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One Millenial’s Ideas on The Environmental Crisis

Date : February 25, 2018

One Millenial’s Ideas on The Environmental Crisis

Scrolling my Facebook timeline for the second time before I left my bed this morning, I hum-haaa’d about getting up, showering and beginning my day. But I thought, what the hell. One more article. But not the Kardashians this time. So I clicked on a Spinoff article titled ‘Is this the end of the road for the humble plastic bag?’ Plastic bag use in NZ has been a controversial issue over the past few years, particularly when considering the statistics (an estimated 1.3-1.6 billion single-use plastic bags used in New Zealand every year) and the ease with which every person, including myself, could impact those statistics with very little personal inconvenience.

   The article addresses the issue of plastic bags being blown into towns, farms and streets. Everyone has seen a rouge plastic bag floating down the beach, whether or not they have done anything about it. What I hadn’t previously considered was that these unwelcome beach guests were not the result of people littering, but of well-meaning citizens who had sent their rubbish to the landfill. The rate of plastic bags being blown from landfills and into our environment is estimated to be around 100 per day. These bags can end up anywhere, with the most devastating effect on ecosystems and individual animal lives. The article mentions the case of a turtle in Mangonui, Northland, who was found with “enough plastic inside her to fill a one-litre container… everything from plastic bags and packaging to twine, netting, Velcro, a piece of a balloon, and a water bottle top.” It seems that sometimes marine animals will mistake plastic bags for jellyfish, and other colourful pieces of plastic for food, and ingest them. This has had disastrous and heartbreaking effects.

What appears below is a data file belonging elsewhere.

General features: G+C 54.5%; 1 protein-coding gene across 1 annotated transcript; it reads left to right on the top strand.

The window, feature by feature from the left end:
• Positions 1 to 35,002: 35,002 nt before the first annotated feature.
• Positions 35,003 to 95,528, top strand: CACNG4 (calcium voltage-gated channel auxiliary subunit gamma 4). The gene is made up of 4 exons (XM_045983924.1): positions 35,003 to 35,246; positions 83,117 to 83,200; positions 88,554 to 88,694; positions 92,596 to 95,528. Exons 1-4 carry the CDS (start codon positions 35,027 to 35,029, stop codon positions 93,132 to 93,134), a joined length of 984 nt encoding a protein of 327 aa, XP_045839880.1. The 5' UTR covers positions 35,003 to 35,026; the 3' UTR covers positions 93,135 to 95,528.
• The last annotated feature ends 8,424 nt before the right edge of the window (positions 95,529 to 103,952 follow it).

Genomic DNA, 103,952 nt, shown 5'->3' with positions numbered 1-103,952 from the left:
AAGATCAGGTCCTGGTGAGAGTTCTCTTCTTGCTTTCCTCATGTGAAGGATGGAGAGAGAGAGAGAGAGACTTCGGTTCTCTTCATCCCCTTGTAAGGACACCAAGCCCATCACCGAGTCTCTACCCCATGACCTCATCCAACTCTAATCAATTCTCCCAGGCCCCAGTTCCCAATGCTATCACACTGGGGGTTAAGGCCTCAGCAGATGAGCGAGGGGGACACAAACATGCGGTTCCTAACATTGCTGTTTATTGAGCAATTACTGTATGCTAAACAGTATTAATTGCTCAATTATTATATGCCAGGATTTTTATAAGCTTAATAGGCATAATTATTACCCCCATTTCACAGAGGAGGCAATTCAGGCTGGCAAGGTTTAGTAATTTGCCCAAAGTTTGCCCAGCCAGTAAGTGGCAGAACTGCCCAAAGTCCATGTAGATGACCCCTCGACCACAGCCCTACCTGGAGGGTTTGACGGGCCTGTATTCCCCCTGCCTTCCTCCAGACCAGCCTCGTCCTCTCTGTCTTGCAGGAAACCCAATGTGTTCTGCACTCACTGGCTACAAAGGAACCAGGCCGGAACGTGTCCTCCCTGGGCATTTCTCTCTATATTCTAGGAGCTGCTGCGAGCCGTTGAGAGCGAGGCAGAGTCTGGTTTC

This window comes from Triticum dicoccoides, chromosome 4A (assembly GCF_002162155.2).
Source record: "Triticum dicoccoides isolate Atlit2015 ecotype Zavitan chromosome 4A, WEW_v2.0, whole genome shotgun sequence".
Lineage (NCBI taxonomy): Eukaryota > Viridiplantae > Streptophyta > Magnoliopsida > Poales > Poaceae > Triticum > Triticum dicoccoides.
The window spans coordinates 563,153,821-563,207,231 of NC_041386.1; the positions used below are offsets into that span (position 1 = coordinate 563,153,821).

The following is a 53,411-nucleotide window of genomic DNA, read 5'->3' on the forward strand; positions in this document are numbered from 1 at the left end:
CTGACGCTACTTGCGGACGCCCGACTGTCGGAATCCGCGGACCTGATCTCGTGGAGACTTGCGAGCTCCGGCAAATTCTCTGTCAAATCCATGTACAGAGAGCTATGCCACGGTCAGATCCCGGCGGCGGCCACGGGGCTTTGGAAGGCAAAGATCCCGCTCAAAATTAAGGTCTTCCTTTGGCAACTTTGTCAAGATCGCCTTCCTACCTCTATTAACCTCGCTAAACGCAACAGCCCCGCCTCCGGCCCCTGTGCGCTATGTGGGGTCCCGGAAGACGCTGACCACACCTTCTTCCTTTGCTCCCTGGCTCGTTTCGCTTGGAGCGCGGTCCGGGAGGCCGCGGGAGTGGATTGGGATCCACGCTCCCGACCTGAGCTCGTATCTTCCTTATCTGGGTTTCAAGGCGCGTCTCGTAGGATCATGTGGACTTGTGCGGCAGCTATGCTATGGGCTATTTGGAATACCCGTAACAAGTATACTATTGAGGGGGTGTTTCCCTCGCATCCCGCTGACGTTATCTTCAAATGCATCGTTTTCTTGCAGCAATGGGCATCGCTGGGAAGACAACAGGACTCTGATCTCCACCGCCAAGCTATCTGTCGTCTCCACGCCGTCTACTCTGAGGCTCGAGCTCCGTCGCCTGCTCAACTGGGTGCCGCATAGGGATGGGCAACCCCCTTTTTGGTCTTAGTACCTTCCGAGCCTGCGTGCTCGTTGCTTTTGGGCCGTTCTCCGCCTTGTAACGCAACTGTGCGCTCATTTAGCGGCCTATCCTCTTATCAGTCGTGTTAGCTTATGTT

At the end of 2018, as we know, Foodstuffs and Progressive (AKA New World and Countdown) will stop entirely the use of plastic bags at their supermarkets. This gives us a transitional period in which to adjust to using cloth bags, hopefully keeping them in the boot so as to reuse them. Until said transition is complete, however, the article and its author beg that we, at the very least, if not reusing and recycling our plastics, will tie a knot in plastic bags before throwing them out, so as to stop them blowing away so easily, and therefore, hopefully slow the disastrous impending consequences of the plastic bag catastrophe. Other helpful changes we can make include using reusable shopping bags and taking part in Plastic Free July.

This is a valuable lesson which should be imparted to children, as well as shared with other adult consumers. Children’s habits learned today will become the practices of a society tomorrow, after all. For child-friendly reading concerning the environment, consider Bianca Begovich’s early reader books as a companion to healthy conservation habits: The Cool Pool, The Honey Hub and The Never-Ending Sunflower focus on issues of overfishing, the impact insects have on a healthy world and ways to grow and enjoy plant life, respectively. The Sea and Me, The Bugs and Me, and The Trees and Me are aimed at a slightly older children’s audience (5-10) and are reasonably self-explanatory. It is never too soon to instill in your children, or students, the importance of conservation and world-wide participation in the caretaking of our planet.

Emily Ray

(Link to article https://thespinoff.co.nz/business/05-02-2018/is-this-the-end-of-the-road-for-the-humble-plastic-bag/ )